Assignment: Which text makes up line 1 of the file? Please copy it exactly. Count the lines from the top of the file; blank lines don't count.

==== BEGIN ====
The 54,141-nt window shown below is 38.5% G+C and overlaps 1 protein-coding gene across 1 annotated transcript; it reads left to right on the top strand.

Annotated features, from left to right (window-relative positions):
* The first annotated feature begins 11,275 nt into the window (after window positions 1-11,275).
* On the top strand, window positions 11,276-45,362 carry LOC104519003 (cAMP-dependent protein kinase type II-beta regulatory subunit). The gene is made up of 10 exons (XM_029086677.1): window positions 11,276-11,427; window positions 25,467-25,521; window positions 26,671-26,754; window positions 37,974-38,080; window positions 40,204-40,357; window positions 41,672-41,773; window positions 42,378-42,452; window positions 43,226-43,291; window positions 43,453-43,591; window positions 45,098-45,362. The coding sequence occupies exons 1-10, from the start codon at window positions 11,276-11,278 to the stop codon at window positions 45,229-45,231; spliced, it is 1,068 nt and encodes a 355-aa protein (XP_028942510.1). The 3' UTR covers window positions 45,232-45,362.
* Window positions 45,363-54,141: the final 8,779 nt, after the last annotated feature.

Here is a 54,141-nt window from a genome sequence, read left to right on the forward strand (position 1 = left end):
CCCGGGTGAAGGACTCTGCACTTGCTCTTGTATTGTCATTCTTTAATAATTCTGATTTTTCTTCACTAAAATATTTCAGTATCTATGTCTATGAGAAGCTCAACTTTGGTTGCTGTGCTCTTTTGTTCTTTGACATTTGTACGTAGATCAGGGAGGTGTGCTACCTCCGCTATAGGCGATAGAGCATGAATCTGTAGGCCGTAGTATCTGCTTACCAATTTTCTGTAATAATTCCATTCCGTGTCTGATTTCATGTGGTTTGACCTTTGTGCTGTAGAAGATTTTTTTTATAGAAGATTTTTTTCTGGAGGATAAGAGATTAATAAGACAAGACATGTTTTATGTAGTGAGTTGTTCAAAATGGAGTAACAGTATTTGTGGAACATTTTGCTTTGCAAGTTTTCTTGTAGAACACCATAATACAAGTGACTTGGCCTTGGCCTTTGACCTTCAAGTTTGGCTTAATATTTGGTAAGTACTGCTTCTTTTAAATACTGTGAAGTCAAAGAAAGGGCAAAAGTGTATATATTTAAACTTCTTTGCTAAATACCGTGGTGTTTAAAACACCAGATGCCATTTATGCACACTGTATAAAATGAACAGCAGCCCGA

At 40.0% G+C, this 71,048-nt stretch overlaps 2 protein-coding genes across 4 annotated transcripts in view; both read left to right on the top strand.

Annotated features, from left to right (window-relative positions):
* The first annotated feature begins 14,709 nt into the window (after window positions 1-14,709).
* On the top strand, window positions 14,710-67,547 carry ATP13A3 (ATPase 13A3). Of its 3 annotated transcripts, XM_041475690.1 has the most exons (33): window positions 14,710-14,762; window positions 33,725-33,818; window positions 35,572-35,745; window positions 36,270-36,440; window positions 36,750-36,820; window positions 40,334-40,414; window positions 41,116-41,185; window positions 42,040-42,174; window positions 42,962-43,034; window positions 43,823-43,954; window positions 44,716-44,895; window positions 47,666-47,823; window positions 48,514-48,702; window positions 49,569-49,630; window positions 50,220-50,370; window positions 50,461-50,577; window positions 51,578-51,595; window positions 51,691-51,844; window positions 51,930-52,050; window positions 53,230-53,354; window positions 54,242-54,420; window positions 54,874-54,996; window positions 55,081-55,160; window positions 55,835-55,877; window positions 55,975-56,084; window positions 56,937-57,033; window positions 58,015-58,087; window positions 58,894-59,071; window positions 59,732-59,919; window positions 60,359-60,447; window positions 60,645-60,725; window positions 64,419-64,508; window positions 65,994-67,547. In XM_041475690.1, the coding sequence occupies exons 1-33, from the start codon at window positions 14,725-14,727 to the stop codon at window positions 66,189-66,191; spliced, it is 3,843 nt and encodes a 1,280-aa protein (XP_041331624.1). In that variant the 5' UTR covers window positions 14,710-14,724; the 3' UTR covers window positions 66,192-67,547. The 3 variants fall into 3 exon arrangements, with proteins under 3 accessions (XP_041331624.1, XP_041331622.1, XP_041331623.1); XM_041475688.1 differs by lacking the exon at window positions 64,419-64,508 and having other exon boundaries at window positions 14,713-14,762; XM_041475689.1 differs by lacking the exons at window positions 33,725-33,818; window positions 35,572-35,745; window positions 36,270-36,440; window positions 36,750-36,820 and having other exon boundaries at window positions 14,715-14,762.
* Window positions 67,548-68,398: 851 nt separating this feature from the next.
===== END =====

The 54,141-nt window shown below is 38.5% G+C and overlaps 1 protein-coding gene across 1 annotated transcript; it reads left to right on the top strand.